Ironically, the metro area sits at the heart of one of America's richest food producing areas. I guess automated industrial agriculture doesn't provide any real employment anymore. The saddest thing is that CA's farming revenues have increased more than 60% since the mid 1990s. The 99 corridor mgk mentioned produces some $27 billion a year in produce revenue. It's rather sad - and ironic - that farming cannot sustain incomes or unemployment anymore. There was a time when this image would've signified wealth:
    http://media.lonelyplanet.com/lpimg/...-5/preview.jpg (Imperial Valley farmland.. $1.2 billion a year in crop production on 600,000 acres) Now it's all about poverty. The more successful the farms, the higher the unemployment rate, it seems.
    Last edited by Cismontane; 08 Feb 2011 at 12:51 PM.

  10. #10
    Cyburbian DetroitPlanner's avatar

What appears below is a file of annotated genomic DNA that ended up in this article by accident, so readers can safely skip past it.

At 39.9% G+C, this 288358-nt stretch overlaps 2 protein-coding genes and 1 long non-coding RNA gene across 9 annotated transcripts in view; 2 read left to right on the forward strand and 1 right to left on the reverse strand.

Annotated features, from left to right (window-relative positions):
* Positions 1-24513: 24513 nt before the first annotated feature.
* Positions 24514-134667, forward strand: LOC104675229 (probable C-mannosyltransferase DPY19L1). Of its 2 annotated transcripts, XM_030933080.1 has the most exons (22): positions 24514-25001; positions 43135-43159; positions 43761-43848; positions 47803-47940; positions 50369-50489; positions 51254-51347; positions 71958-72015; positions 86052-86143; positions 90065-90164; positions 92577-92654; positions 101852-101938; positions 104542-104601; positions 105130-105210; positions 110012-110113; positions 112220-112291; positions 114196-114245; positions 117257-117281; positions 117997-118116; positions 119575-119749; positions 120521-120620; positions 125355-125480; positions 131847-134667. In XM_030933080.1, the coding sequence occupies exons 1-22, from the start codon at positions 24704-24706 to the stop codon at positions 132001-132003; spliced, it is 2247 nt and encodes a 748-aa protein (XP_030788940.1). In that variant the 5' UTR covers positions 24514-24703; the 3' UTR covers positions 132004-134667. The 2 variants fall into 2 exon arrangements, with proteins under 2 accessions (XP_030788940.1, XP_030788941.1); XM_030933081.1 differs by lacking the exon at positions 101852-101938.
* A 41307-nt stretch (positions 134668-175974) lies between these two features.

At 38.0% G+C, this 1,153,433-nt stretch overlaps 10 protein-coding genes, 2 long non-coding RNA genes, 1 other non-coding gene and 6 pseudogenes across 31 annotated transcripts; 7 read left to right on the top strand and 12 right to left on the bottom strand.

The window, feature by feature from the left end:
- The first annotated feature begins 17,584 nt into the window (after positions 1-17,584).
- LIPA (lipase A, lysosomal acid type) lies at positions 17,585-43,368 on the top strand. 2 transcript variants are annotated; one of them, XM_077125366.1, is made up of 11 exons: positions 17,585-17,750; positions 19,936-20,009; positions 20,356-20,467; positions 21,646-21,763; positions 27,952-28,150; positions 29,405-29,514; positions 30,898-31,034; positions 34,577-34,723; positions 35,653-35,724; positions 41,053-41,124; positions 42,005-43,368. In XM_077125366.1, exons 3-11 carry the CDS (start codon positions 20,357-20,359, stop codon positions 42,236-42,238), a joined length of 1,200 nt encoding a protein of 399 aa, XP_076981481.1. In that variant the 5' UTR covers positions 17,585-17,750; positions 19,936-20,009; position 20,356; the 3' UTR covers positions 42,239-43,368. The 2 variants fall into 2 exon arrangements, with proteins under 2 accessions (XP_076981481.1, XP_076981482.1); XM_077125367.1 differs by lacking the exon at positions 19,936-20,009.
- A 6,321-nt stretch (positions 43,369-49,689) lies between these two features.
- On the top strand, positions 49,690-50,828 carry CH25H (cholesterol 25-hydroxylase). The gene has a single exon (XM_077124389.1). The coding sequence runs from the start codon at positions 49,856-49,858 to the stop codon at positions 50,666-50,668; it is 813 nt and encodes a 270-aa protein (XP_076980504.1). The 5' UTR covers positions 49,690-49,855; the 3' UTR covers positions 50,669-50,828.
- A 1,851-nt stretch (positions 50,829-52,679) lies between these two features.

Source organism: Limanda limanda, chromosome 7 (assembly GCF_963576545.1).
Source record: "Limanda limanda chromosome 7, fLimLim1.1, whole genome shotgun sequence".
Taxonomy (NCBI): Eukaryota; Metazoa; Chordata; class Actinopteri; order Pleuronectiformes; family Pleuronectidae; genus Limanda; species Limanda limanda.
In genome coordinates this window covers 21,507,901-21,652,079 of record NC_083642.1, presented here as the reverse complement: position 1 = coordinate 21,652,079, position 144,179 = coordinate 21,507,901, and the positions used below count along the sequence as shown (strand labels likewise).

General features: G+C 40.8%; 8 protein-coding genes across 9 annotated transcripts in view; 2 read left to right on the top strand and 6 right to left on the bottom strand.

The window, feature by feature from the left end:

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    Quote Originally posted by Cismontane View post
    Not sure how the average house in Youngstown OH can cost $17,000. That's less than a car.
    Simple, its the law of supply and demand. My region has experienced a free-fall of housing prices simply due to the elimination of 400,000 manufacturing jobs. I would be lucky to get 1/5 of what my house was worth 10 years ago.
    We hope for better things; it will arise from the ashes - Fr Gabriel Richard 1805

  11. #11
    Cyburbian The One's avatar
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    BINGO

    Quote Originally posted by Cismontane View post